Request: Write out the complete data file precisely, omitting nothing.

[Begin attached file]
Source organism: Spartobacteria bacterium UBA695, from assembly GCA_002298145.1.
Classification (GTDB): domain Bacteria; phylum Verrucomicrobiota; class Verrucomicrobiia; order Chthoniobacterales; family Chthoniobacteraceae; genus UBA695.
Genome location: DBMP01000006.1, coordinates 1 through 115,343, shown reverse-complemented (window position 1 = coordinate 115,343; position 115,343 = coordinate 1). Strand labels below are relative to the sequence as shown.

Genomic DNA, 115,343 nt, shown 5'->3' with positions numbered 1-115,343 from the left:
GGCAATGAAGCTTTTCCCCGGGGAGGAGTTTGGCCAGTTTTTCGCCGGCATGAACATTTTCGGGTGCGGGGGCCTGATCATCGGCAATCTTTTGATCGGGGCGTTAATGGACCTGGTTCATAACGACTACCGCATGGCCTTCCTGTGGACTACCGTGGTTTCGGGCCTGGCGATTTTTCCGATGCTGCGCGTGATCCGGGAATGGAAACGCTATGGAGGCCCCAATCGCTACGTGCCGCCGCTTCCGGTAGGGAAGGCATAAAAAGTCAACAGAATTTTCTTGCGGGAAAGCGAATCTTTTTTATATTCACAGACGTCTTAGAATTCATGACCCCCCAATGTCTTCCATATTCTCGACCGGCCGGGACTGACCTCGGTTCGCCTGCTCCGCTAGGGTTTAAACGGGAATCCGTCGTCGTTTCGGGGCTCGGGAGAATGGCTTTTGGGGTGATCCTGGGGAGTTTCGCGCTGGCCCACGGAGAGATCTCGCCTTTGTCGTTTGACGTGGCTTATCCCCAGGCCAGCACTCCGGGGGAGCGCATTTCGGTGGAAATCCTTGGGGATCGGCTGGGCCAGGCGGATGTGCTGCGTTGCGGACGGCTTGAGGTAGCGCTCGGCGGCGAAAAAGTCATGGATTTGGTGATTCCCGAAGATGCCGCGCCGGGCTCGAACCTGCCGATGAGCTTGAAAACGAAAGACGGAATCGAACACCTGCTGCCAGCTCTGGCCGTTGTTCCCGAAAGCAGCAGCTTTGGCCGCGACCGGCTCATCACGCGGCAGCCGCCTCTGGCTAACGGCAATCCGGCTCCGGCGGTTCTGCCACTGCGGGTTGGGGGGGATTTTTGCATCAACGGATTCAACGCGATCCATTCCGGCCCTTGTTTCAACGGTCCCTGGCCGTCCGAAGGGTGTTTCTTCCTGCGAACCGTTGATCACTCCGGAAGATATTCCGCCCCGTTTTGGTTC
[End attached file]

Source organism: Spartobacteria bacterium UBA695, from assembly GCA_002298145.1.
Classification (GTDB): domain Bacteria; phylum Verrucomicrobiota; class Verrucomicrobiia; order Chthoniobacterales; family Chthoniobacteraceae; genus UBA695.
Genome location: DBMP01000006.1, coordinates 1 through 115,343, shown reverse-complemented (window position 1 = coordinate 115,343; position 115,343 = coordinate 1). Strand labels below are relative to the sequence as shown.

Genomic DNA, 115,343 nt, shown 5'->3' with positions numbered 1-115,343 from the left:
GGCAATGAAGCTTTTCCCCGGGGAGGAGTTTGGCCAGTTTTTCGCCGGCATGAACATTTTCGGGTGCGGGGGCCTGATCATCGGCAATCTTTTGATCGGGGCGTTAATGGACCTGGTTCATAACGACTACCGCATGGCCTTCCTGTGGACTACCGTGGTTTCGGGCCTGGCGATTTTTCCGATGCTGCGCGTGATCCGGGAATGGAAACGCTATGGAGGCCCCAATCGCTACGTGCCGCCGCTTCCGGTAGGGAAGGCATAAAAAGTCAACAGAATTTTCTTGCGGGAAAGCGAATCTTTTTTATATTCACAGACGTCTTAGAATTCATGACCCCCCAATGTCTTCCATATTCTCGACCGGCCGGGACTGACCTCGGTTCGCCTGCTCCGCTAGGGTTTAAACGGGAATCCGTCGTCGTTTCGGGGCTCGGGAGAATGGCTTTTGGGGTGATCCTGGGGAGTTTCGCGCTGGCCCACGGAGAGATCTCGCCTTTGTCGTTTGACGTGGCTTATCCCCAGGCCAGCACTCCGGGGGAGCGCATTTCGGTGGAAATCCTTGGGGATCGGCTGGGCCAGGCGGATGTGCTGCGTTGCGGACGGCTTGAGGTAGCGCTCGGCGGCGAAAAAGTCATGGATTTGGTGATTCCCGAAGATGCCGCGCCGGGCTCGAACCTGCCGATGAGCTTGAAAACGAAAGACGGAATCGAACACCTGCTGCCAGCTCTGGCCGTTGTTCCCGAAAGCAGCAGCTTTGGCCGCGACCGGCTCATCACGCGGCAGCCGCCTCTGGCTAACGGCAATCCGGCTCCGGCGGTTCTGCCACTGCGGGTTGGGGGGGATTTTTGCATCAACGGATTCAACGCGATCCATTCCGGCCCTTGTTTCAACGGTCCCTGGCCGTCCGAAGGGTGTTTCTTCCTGCGAACCGTTGATCACTCCGGAAGATATTCCGCCCCGTTTTGGTTC